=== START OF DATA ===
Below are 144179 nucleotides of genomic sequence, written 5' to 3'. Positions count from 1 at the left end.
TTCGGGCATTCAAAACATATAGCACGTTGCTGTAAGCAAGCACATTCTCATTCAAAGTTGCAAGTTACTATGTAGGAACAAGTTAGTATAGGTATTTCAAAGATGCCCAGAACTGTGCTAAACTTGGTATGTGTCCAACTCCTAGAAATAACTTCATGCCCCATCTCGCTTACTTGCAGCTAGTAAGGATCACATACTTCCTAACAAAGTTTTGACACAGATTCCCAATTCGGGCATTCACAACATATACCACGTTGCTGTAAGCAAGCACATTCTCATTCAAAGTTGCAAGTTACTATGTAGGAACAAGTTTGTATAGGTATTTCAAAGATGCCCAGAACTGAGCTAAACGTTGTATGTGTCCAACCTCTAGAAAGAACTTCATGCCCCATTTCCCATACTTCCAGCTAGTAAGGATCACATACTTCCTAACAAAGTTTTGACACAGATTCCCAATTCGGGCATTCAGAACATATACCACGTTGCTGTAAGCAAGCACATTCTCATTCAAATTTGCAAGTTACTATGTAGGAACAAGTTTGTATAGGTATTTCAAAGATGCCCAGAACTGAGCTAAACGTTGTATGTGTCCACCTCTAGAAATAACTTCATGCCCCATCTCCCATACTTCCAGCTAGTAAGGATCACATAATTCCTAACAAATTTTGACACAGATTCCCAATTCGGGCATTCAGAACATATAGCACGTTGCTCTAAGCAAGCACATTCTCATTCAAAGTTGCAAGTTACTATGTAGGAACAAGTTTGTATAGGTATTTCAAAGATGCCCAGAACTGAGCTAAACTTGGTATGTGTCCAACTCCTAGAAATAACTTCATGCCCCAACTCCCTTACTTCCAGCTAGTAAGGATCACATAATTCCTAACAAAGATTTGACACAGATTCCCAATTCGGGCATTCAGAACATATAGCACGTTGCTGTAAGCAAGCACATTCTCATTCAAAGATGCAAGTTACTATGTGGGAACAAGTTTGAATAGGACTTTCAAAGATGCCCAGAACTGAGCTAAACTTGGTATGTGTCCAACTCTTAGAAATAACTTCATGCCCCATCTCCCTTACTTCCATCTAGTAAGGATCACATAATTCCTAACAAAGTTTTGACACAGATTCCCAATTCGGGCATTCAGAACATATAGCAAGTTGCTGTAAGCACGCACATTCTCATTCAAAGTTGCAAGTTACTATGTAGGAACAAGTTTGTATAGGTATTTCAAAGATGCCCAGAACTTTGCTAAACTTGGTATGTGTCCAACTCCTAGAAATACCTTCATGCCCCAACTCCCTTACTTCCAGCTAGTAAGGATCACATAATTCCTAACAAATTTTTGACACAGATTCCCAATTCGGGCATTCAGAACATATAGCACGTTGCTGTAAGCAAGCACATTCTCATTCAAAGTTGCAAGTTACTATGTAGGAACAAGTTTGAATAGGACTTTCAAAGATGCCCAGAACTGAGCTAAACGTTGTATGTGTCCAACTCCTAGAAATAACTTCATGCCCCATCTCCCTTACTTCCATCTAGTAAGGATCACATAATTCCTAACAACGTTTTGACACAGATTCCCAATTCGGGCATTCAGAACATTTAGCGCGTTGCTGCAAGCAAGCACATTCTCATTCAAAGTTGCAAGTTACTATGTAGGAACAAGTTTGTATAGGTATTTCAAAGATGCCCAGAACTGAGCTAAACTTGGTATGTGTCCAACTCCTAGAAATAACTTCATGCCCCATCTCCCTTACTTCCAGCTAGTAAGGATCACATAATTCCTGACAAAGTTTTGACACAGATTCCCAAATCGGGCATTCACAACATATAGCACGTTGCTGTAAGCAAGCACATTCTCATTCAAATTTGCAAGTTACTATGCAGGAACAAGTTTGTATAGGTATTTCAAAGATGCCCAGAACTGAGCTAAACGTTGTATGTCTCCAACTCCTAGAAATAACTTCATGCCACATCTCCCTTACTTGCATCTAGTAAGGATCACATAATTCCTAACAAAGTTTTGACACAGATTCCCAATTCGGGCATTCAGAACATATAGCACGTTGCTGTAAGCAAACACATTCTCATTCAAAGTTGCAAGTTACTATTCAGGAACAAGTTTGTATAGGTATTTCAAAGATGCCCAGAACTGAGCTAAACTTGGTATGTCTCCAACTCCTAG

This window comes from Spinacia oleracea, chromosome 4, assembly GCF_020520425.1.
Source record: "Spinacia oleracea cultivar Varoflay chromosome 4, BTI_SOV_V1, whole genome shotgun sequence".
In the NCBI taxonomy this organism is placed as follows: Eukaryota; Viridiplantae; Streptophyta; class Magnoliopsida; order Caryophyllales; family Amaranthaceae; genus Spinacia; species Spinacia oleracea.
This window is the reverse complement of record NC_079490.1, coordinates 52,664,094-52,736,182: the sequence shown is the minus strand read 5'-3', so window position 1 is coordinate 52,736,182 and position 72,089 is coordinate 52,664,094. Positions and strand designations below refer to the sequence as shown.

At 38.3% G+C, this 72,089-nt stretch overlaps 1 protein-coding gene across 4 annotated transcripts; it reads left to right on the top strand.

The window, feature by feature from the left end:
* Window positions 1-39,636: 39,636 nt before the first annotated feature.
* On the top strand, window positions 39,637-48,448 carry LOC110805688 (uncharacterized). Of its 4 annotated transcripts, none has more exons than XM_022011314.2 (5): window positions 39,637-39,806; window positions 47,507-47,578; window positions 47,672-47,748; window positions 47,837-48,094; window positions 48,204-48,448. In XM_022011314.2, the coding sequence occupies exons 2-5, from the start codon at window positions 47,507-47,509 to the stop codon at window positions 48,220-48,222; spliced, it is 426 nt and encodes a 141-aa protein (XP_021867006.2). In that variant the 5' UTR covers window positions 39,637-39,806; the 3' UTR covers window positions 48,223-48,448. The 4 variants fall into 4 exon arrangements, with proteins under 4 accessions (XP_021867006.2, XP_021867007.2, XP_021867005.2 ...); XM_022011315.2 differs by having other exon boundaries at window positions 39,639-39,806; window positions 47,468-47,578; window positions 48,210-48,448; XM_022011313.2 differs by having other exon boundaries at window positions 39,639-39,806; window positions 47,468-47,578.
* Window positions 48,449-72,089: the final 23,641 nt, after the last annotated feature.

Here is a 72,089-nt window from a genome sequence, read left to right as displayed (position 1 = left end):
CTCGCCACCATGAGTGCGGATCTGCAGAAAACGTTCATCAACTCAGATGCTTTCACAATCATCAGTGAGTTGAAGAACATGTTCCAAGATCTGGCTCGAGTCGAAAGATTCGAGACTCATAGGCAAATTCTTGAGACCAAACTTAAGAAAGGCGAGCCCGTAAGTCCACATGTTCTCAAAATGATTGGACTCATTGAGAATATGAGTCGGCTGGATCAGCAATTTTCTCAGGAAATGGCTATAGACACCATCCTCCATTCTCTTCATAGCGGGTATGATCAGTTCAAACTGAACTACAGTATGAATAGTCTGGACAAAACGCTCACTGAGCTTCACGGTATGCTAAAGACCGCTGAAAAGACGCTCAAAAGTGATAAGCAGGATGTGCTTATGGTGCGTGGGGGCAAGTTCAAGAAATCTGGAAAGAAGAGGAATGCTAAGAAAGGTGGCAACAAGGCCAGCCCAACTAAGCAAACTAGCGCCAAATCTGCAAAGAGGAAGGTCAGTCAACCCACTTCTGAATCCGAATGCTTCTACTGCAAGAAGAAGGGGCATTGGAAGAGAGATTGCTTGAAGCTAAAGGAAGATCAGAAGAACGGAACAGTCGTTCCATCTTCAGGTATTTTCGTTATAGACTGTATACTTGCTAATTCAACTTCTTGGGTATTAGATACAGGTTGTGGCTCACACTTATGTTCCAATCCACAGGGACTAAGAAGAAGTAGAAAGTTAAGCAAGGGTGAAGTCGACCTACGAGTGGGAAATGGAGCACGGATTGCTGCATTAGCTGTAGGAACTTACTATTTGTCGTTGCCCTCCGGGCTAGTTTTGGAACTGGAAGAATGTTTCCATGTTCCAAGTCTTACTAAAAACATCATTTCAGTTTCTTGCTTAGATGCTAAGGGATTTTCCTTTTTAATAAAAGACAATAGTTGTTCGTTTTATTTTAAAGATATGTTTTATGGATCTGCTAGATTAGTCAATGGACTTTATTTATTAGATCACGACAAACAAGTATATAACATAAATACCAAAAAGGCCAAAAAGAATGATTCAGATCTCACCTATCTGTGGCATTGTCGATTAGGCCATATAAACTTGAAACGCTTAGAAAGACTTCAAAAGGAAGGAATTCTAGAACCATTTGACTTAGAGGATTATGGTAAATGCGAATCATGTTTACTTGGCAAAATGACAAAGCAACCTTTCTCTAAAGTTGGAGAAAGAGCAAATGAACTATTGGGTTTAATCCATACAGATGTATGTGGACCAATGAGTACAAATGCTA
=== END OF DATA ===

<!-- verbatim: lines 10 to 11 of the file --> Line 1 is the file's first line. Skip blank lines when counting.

* On the top strand, window positions 39,637-48,448 carry LOC110805688 (uncharacterized). Of its 4 annotated transcripts, none has more exons than XM_022011314.2 (5): window positions 39,637-39,806; window positions 47,507-47,578; window positions 47,672-47,748; window positions 47,837-48,094; window positions 48,204-48,448. In XM_022011314.2, the coding sequence occupies exons 2-5, from the start codon at window positions 47,507-47,509 to the stop codon at window positions 48,220-48,222; spliced, it is 426 nt and encodes a 141-aa protein (XP_021867006.2). In that variant the 5' UTR covers window positions 39,637-39,806; the 3' UTR covers window positions 48,223-48,448. The 4 variants fall into 4 exon arrangements, with proteins under 4 accessions (XP_021867006.2, XP_021867007.2, XP_021867005.2 ...); XM_022011315.2 differs by having other exon boundaries at window positions 39,639-39,806; window positions 47,468-47,578; window positions 48,210-48,448; XM_022011313.2 differs by having other exon boundaries at window positions 39,639-39,806; window positions 47,468-47,578.
* Window positions 48,449-72,089: the final 23,641 nt, after the last annotated feature.